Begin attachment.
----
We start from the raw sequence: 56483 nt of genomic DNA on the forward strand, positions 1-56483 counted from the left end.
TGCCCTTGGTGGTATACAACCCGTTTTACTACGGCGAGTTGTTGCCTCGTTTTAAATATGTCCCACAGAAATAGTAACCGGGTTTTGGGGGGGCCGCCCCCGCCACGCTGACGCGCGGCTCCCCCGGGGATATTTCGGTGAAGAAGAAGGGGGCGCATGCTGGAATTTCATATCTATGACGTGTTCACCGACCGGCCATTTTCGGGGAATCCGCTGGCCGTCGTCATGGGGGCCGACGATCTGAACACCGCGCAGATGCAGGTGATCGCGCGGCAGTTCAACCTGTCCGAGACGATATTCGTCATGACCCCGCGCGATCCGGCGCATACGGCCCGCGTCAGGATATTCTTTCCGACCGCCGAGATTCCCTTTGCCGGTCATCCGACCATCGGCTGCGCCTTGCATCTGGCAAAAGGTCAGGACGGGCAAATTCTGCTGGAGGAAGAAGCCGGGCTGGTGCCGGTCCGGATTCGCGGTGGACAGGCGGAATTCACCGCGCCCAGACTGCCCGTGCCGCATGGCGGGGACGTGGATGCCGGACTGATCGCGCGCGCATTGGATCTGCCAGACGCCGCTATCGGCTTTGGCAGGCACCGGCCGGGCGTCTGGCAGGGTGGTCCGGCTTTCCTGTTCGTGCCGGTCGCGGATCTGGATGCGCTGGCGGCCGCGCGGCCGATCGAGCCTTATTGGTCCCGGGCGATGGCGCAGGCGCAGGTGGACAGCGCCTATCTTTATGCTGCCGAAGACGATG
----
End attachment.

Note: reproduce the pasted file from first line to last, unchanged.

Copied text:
We start from the raw sequence: 56483 nt of genomic DNA on the forward strand, positions 1-56483 counted from the left end.
TGCCCTTGGTGGTATACAACCCGTTTTACTACGGCGAGTTGTTGCCTCGTTTTAAATATGTCCCACAGAAATAGTAACCGGGTTTTGGGGGGGCCGCCCCCGCCACGCTGACGCGCGGCTCCCCCGGGGATATTTCGGTGAAGAAGAAGGGGGCGCATGCTGGAATTTCATATCTATGACGTGTTCACCGACCGGCCATTTTCGGGGAATCCGCTGGCCGTCGTCATGGGGGCCGACGATCTGAACACCGCGCAGATGCAGGTGATCGCGCGGCAGTTCAACCTGTCCGAGACGATATTCGTCATGACCCCGCGCGATCCGGCGCATACGGCCCGCGTCAGGATATTCTTTCCGACCGCCGAGATTCCCTTTGCCGGTCATCCGACCATCGGCTGCGCCTTGCATCTGGCAAAAGGTCAGGACGGGCAAATTCTGCTGGAGGAAGAAGCCGGGCTGGTGCCGGTCCGGATTCGCGGTGGACAGGCGGAATTCACCGCGCCCAGACTGCCCGTGCCGCATGGCGGGGACGTGGATGCCGGACTGATCGCGCGCGCATTGGATCTGCCAGACGCCGCTATCGGCTTTGGCAGGCACCGGCCGGGCGTCTGGCAGGGTGGTCCGGCTTTCCTGTTCGTGCCGGTCGCGGATCTGGATGCGCTGGCGGCCGCGCGGCCGATCGAGCCTTATTGGTCCCGGGCGATGGCGCAGGCGCAGGTGGACAGCGCCTATCTTTATGCTGCCGAAGACGATG